Drone developments in Ukraine have hastened a long-anticipated technological trend that might soon usher in a new era of warfare by bringing the first completely autonomous fighting robots to the field of battle, as reported by AP News.
The longer the war lasts, the more likely it becomes that drones will be used to identify, select and attack targets without help from humans, according to military analysts, combatants and artificial intelligence researchers.
That would mark a revolution in military technology as profound as the introduction of the machine gun.
Ukraine already has semi-autonomous attack drones and counter-drone weapons endowed with AI.
Experts say it may be only a matter of time before either Russia or Ukraine, or both, deploy them.
The sense of inevitability extends to activists, who have tried for years to ban killer drones but now believe they must settle for trying to restrict the weapons’ offensive use.
Ukraine’s digital transformation minister, Mykhailo Fedorov, agrees that fully autonomous killer drones are “a logical and inevitable next step” in weapons development.
In a recent interview near the front, Ukrainian Lt. Col. Yaroslav Honchar, the co-founder of the combat drone innovation organisation Aerorozvidka, claimed that human warfighters are unable to comprehend information and make decisions as quickly as machines.
Although things may change, according to him, Ukrainian military officials now forbid the use of completely autonomous lethal weaponry.
“We have not crossed this line yet – and I say ‘yet’ because I don’t know what will happen in the future,” said Honchar, whose group has spearheaded drone innovation in Ukraine, converting cheap commercial drones into lethal weapons.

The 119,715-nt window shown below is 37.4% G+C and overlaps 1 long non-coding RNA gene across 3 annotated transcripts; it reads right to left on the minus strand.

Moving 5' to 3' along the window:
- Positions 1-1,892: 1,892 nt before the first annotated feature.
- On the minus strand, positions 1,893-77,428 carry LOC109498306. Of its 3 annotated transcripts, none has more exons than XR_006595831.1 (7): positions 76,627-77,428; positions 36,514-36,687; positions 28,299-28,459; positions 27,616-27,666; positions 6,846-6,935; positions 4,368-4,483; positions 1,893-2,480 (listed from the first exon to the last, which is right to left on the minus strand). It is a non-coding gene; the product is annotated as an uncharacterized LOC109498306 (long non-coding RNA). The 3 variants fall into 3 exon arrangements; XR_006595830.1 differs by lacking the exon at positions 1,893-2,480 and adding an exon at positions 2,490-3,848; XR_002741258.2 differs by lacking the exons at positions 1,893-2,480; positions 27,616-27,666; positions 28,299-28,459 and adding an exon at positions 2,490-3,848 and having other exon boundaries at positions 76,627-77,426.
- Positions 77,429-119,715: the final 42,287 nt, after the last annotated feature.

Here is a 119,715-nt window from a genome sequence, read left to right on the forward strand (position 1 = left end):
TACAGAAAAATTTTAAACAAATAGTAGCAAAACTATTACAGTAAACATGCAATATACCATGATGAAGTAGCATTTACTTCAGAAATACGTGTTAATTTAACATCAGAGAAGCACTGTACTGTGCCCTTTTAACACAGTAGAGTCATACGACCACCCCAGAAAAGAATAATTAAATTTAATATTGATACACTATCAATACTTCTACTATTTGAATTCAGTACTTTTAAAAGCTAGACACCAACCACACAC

Russia could be able to get autonomous AI from Iran or somewhere else. While terrorising citizens and crippling Ukrainian power stations, Iran’s long-range, exploding Shahed-136 drones are not particularly intelligent. Iran claims to have more drones with AI in its expanding arsenal.
According to Western producers, Ukraine could easily transform its semi-autonomous weapons drones into completely independent drones in order to better withstand battlefield interference.
These drones include the Polish Warmate and the American Switchblade 600, both of which now require a person to choose targets from a live video feed. AI completes the task. The drones, which are technically referred to as “loitering munitions,” can hover over a target for minutes while waiting for a clear shot.
“The technology to achieve a fully autonomous mission with Switchblade pretty much exists today,” said Wahid Nawabi, CEO of AeroVironment, its maker. That will require a policy change — remove the human from the decision-making loop — that he estimates is three years away.
Using catalogued imagery, drones can already identify targets like armoured vehicles. However, there is debate over whether the technology is trustworthy enough to guarantee that the machines won’t malfunction and kill civilians.
The AP questioned the defence ministers of Russia and Ukraine about whether or not they had ever deployed autonomous weapons offensively and if they would agree to refrain from doing so if the other side did as well. Neither one answered.
It might not even be a first if either side launched a full-AI assault.
Killer robots allegedly made their debut in the internal strife in Libya in 2020 when Turkish-built Kargu-2 drones in full-automatic mode killed an unspecified number of combatants, according to an inconclusive U.N. report.
A spokesman for STM, the manufacturer, said the report was based on “speculative, unverified” information and “should not be taken seriously.” He told the AP the Kargu-2 cannot attack a target until the operator tells it to do so.
Ukraine’s defence is already aided by fully autonomous AI. The Ukrainian military has received drone-hunting devices from Utah-based Fortem Technologies, which combine small radars with unmanned aerial vehicles that are both AI-powered. Without human intervention, the UAVs use nets to disable adversary drones that have been identified by the radars.
The number of drones with AI is increasing. They have been exported by Israel for many years. When waiting for anti-aircraft radar to turn on, its radar-killing Harpy may hover over them for up to nine hours.